4 things to do when in Piedmont (Italy)

I am spending 2 months in Northern Italy, from October to December, in order to recognize my Italian citizenship (I was born and raised in Brazil, but as I have Italian ancestry in my family, I have the right to recognize my citizenship).

I am living in the province of Vercelli in a small town called Tronzano Vercellese (around 55 km from Turin) and have got to travel a little bit around the Piedmont region.

There are loads of cities and places to visit in Italy, especially in the North. With this article, I would like to share my experience and recommend 4 trips that you should do while in Italy (or at least while in Piedmont).

1. Turin

It is obvious that you must visit Turin, the fourth largest city in Italy after Rome, Milan and Naples. This city has a lot of monuments, churches and museums to visit. I would recommend spending two full days in Turin. Get yourself lost in the city centre and then take the subway, which works amazingly well (I am from Brazil, so this is a good point). Take a tour around Piazza Castello and surprise yourself with the Roman architecture of Royal Palace. Nearby, take time to breath clean air at the Giardini Reali.

Piazza Castello, Turin — Italy.

If you love cinema as much as I do, The National Museum of Cinema is worth visiting. At the Mole Antonelliana, spend a few euro and take a tour in the panoramic lift. You will see Turin from above!

Isn’t it a beautiful view?

Religious or not, you should visit Turin Cathedral dedicated to St. John the Baptist, which has the Holy Shroud inside (of course you will not see it).

Turin cathedral (free entrance)

Walk around River Pó and try to walk up to the Monte dei Cappuccini. Another way to see Turin from above.

What a view!

2. Wineries and Vineyards route

First, I went on the road to Barolo, in the province of Cuneo. There, it is possible to taste fine wines from Italy. Barolo wine is one of the most famous Italian wines. We parked our car and went up to a small hill, walking through local residences, enotecas, and fine restaurants. Canelli was our second stop 45 km away from Barolo. We spent around 2 hours in a winery called Bosca with an amazing guide tour (available in English). At the end, we could taste delicious sparkling wines as well buy a few bottles for a very VERY honest price. There are other wineries more famous there, like Contratto and Coppo. I just happened to have an incredible experience at Bosca that I would like to share with everyone. Unfortunately, I have been there in November and there was no grapes — the great harvest is due to September.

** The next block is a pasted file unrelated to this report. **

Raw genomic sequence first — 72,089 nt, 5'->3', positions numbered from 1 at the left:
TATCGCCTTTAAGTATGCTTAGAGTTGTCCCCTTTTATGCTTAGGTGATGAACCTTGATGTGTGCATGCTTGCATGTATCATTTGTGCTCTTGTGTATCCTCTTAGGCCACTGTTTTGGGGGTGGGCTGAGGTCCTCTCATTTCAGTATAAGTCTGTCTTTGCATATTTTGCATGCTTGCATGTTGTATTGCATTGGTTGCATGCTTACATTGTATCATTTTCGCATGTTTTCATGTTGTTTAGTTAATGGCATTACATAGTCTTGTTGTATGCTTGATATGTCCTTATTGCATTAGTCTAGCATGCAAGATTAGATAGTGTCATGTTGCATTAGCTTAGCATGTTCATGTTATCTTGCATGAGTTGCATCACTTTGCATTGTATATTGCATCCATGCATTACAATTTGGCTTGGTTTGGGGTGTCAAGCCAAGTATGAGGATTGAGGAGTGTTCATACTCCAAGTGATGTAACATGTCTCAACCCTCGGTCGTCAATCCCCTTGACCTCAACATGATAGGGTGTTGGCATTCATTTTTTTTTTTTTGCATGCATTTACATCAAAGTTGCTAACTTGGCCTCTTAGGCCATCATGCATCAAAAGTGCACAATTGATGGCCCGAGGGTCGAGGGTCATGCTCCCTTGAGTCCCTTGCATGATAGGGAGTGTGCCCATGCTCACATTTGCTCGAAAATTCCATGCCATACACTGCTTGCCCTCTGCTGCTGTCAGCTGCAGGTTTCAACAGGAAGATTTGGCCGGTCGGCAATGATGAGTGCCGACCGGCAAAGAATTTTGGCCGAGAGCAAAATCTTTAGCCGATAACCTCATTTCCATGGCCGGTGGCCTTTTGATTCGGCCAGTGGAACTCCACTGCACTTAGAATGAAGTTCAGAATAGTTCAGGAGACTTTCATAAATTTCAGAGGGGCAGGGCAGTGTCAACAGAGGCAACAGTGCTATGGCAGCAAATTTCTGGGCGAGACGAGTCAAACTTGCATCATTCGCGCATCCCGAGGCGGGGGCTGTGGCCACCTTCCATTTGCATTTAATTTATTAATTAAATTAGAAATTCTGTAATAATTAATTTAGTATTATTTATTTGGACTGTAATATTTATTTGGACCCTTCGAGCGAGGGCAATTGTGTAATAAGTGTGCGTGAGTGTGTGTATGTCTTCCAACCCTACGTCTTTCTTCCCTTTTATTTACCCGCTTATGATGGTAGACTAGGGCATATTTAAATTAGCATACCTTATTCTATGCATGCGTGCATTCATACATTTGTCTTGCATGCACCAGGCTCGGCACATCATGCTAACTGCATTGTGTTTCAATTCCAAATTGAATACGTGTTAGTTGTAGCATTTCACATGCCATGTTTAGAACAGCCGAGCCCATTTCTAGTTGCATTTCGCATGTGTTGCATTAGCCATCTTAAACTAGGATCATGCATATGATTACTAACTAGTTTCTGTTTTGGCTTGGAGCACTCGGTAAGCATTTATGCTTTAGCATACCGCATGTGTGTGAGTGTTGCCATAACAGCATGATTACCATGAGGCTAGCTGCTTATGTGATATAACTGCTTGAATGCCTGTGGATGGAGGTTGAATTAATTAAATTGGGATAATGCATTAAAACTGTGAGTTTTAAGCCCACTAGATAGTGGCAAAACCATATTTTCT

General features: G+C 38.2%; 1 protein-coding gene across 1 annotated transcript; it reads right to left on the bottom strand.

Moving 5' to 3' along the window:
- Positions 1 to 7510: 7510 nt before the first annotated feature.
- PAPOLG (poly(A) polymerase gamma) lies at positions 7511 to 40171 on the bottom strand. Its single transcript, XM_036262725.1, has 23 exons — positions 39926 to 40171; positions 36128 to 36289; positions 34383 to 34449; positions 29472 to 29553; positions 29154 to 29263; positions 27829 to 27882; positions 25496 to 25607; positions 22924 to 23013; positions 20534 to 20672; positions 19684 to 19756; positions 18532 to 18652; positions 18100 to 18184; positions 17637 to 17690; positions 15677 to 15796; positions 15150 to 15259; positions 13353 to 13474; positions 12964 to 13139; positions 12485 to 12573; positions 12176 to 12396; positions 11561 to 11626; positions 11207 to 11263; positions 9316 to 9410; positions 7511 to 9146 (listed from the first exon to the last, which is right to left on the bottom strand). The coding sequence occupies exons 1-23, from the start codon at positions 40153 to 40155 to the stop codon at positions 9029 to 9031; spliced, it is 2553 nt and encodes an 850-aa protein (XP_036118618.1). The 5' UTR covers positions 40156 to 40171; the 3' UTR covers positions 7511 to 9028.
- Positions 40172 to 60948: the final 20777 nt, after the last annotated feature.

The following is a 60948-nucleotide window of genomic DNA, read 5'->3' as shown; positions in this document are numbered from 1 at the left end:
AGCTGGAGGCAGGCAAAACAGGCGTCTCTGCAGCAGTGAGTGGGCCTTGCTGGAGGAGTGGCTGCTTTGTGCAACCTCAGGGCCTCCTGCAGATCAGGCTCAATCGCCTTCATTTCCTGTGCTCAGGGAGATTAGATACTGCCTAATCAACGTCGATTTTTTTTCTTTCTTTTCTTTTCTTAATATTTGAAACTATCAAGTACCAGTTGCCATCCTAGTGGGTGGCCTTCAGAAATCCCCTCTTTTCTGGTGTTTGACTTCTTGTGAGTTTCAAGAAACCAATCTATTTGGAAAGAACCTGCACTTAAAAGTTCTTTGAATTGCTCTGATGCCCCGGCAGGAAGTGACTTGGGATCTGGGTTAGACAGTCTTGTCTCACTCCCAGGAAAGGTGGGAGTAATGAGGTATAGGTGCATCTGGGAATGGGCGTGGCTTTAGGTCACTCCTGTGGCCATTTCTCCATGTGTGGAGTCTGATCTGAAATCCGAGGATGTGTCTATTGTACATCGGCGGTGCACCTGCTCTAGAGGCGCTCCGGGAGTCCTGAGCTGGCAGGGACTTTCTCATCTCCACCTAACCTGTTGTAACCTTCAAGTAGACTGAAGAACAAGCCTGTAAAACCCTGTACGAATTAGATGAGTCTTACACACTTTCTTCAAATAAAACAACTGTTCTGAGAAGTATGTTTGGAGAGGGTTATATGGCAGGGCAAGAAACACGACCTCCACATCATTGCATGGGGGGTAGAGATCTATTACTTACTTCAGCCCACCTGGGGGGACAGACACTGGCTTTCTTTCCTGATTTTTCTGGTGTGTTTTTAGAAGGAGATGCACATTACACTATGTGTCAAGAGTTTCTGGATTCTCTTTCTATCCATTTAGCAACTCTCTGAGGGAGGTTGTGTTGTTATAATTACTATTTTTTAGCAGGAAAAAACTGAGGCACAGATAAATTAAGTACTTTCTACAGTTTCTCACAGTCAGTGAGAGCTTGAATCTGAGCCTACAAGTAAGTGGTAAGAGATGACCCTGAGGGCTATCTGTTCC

Barolo, Italy.

3. Val di Susa

Susa is a very charming city almost situated in the border of France. From Tronzano Vercellese until getting there, it is possible to appreciate the wonderful landscapes formed by the Alps. Yes, the ALPS! I went in November in a very sunny day so it was easy to spot the Alps full of snow at their peaks. Susa is surrounded by the Alps as it is located in a valley. Although the city is small and almost everything is closed from 12pm to 4pm, there are a few spots to go. I still do not believe that there are many Roman ruins as well a Roman Arena there. I wonder if I would live normally knowing that there is something from Roman Empire behind my house. Just walk around city centre and you will be able to take a lot of pictures. For me, half a day is enough to spend in this city. And if you are heading there by car, please consider visiting number 4.

Near to the Area Archeologica — Susa, Italy.

4. Sacra di San Michele

I finally can say that I have climbed a mountain in my life. It was a unique experience for me. Sacra di San Michele is a religious complex in the Val di Susa (see above) and it has so much history! It was initially built under mystery and devotion to God between 983 and 987 A.D at the top of mount Pirchiriano.

Furthermore, the book The Name of the Rose, written by Umberto Eco, was inspired by this monumental abbey. I would recommend going there around 3pm to have enough time to visit everything in this site. I have been there at the first week of November and it was very windy and cold, especially after 5pm. Please, do not forget to appreciate sunset there.

Sacra di San Michele

Great advice: it is worth a visit if the weather helps. Check on the website a webcam status, updated every one hour during the day. If it is foggy, it is difficult to see the landscapes around, the Alps and even to appreciate this site. Additionally, call in advance asking if there is guide tour in English if you do not speak or understand Italian. When I have been there, my group was mostly formed by Italians and the tour guide only spoke in Italian (even hard to me to understand!).

I also have been in other cities: Santhià, Vercelli, Novara, Biella, Bianzè, Ivrea, Asti, Cereseto and Cavaglià, but I would highlight these places in Piedmont for sure. I also visited Viverone Lack and it would be definitely in my list if I had been there in a sunny day of summer.

p.s: I am trying to write more in English. A feedback would be great! :)

p.s 2: Fall in love with Italy once in a life. ❤

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